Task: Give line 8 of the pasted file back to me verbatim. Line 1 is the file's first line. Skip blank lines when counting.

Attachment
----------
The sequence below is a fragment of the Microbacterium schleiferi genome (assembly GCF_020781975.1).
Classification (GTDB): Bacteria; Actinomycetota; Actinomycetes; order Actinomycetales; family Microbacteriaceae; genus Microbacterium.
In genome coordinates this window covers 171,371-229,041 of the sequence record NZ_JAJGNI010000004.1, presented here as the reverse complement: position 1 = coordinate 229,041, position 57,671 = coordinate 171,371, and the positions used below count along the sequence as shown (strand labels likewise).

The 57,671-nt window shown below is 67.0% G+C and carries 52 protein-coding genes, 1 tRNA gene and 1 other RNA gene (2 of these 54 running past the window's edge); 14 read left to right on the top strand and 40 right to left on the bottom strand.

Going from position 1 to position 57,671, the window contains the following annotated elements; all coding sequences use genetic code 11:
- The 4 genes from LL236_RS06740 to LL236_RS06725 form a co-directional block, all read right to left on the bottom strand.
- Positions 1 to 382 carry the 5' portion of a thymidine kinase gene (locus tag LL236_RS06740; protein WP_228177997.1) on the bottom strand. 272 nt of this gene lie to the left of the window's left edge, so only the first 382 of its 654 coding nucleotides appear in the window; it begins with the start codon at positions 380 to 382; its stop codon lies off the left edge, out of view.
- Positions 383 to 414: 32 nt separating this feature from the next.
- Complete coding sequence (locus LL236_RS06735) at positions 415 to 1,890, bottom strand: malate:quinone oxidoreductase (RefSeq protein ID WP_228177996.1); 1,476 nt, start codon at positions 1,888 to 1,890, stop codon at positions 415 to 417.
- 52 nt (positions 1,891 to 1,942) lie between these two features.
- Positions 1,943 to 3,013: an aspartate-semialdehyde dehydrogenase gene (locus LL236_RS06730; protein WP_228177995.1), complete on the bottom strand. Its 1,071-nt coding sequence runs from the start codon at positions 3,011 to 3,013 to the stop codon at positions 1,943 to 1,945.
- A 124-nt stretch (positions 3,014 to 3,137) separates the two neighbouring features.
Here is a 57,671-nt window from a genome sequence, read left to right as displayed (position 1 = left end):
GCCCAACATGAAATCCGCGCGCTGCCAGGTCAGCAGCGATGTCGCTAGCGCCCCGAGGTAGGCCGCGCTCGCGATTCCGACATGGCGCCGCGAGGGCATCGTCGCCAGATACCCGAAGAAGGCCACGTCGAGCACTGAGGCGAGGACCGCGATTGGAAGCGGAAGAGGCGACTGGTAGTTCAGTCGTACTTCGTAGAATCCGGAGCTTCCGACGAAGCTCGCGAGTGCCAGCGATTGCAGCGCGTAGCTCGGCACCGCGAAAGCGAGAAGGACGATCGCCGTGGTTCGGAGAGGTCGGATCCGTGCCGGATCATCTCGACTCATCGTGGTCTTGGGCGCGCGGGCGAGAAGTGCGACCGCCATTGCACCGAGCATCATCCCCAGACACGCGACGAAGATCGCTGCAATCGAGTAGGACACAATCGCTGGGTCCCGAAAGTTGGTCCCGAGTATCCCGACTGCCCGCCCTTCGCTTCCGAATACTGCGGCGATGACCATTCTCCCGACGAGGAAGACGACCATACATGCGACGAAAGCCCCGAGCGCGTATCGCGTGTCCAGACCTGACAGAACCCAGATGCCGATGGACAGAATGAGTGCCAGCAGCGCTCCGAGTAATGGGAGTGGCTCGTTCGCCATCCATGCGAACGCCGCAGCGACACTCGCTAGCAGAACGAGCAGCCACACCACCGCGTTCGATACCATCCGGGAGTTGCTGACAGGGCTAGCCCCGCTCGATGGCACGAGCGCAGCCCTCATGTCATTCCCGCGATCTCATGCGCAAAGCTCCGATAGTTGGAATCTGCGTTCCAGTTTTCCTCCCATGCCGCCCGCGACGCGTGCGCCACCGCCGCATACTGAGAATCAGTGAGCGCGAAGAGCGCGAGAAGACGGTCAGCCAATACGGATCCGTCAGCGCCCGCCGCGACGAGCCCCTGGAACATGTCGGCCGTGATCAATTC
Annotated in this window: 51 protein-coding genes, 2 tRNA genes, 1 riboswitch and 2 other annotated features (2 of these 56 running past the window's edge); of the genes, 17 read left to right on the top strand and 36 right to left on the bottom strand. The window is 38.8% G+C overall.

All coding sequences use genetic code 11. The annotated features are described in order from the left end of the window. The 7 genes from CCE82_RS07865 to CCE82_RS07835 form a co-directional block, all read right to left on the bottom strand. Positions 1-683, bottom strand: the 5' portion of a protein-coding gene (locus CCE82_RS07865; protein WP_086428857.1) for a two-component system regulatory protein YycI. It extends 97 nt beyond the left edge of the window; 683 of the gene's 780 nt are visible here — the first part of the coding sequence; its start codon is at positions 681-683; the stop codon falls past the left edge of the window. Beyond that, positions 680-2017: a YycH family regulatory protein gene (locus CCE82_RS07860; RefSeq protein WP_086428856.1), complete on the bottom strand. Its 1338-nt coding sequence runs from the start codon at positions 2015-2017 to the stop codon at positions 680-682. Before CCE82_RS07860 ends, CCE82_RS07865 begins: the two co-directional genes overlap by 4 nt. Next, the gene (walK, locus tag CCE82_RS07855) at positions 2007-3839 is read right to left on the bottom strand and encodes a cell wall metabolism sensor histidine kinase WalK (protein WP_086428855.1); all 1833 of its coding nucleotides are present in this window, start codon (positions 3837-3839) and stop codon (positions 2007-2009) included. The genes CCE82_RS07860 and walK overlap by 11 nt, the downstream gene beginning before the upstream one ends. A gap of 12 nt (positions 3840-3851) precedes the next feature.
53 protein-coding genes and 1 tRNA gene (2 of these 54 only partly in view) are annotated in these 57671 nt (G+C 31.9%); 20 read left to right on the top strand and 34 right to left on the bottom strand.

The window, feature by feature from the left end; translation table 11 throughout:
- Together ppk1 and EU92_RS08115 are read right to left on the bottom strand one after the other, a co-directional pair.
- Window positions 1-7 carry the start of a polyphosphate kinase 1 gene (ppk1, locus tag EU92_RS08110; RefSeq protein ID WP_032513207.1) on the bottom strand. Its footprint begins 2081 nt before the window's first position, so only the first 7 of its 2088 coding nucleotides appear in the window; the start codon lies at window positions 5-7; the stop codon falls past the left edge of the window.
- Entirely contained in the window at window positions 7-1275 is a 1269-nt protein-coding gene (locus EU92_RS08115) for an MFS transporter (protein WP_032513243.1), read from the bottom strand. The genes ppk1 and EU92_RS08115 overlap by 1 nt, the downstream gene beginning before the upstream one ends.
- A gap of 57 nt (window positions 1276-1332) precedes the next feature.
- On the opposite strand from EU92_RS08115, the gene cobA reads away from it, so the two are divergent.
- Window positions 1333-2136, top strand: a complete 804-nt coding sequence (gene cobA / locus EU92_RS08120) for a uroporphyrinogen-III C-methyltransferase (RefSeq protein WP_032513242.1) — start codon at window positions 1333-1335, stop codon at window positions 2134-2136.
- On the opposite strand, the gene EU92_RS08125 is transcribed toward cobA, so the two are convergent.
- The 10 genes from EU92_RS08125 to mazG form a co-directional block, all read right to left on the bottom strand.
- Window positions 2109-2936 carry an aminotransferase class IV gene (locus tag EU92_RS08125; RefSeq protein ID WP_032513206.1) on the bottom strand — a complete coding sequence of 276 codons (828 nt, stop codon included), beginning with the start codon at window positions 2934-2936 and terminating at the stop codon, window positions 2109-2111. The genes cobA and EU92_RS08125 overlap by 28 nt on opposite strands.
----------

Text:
- Positions 383 to 414: 32 nt separating this feature from the next.